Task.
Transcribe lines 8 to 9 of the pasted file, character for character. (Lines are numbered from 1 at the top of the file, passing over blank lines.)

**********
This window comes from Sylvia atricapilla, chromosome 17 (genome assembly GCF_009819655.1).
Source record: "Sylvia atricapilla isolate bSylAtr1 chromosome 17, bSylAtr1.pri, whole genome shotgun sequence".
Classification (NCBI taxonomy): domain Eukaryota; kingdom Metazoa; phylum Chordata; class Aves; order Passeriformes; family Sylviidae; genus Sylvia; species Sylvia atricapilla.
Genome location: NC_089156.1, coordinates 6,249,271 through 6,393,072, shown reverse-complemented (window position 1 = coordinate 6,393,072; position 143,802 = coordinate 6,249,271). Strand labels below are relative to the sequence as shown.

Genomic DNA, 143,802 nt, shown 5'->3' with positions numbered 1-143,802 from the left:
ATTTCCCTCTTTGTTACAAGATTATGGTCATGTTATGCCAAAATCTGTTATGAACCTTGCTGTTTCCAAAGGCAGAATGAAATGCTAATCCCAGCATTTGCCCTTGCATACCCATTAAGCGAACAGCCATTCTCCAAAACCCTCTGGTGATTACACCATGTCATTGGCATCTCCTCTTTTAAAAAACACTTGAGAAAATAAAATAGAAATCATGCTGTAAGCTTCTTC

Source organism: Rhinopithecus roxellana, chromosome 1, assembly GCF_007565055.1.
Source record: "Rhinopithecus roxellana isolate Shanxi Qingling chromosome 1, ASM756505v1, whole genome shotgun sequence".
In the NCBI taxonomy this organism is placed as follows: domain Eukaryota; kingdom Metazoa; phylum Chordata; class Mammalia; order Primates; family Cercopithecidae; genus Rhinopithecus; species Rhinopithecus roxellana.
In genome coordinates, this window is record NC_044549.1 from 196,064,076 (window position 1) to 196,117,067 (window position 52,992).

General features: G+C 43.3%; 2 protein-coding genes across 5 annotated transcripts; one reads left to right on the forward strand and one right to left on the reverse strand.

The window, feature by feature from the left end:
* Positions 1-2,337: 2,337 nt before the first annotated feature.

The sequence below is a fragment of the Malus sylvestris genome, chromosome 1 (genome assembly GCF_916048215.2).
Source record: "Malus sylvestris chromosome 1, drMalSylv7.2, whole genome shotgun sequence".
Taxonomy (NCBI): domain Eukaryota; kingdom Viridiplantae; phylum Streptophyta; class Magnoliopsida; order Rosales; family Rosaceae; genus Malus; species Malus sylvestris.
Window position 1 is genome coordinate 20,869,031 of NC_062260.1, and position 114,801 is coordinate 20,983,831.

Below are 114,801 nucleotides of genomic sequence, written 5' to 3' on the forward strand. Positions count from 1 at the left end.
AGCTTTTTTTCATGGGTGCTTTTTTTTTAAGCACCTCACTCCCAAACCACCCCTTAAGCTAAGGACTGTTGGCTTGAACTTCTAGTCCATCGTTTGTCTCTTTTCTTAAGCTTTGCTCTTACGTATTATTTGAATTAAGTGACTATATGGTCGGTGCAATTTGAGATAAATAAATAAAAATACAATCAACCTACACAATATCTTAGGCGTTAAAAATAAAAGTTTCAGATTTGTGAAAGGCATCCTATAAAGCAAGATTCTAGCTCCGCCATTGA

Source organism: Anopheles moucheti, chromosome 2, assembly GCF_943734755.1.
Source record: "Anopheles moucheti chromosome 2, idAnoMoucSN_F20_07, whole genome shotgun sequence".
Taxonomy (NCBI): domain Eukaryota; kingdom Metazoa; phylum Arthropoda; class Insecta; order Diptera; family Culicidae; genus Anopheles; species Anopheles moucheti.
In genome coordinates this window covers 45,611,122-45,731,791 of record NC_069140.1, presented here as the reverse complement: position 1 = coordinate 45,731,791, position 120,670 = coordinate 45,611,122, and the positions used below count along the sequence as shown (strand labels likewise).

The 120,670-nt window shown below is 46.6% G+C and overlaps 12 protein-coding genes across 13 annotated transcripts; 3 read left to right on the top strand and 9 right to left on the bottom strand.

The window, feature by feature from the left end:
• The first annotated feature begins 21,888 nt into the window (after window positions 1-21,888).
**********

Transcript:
Source record: "Rhinopithecus roxellana isolate Shanxi Qingling chromosome 1, ASM756505v1, whole genome shotgun sequence".
In the NCBI taxonomy this organism is placed as follows: domain Eukaryota; kingdom Metazoa; phylum Chordata; class Mammalia; order Primates; family Cercopithecidae; genus Rhinopithecus; species Rhinopithecus roxellana.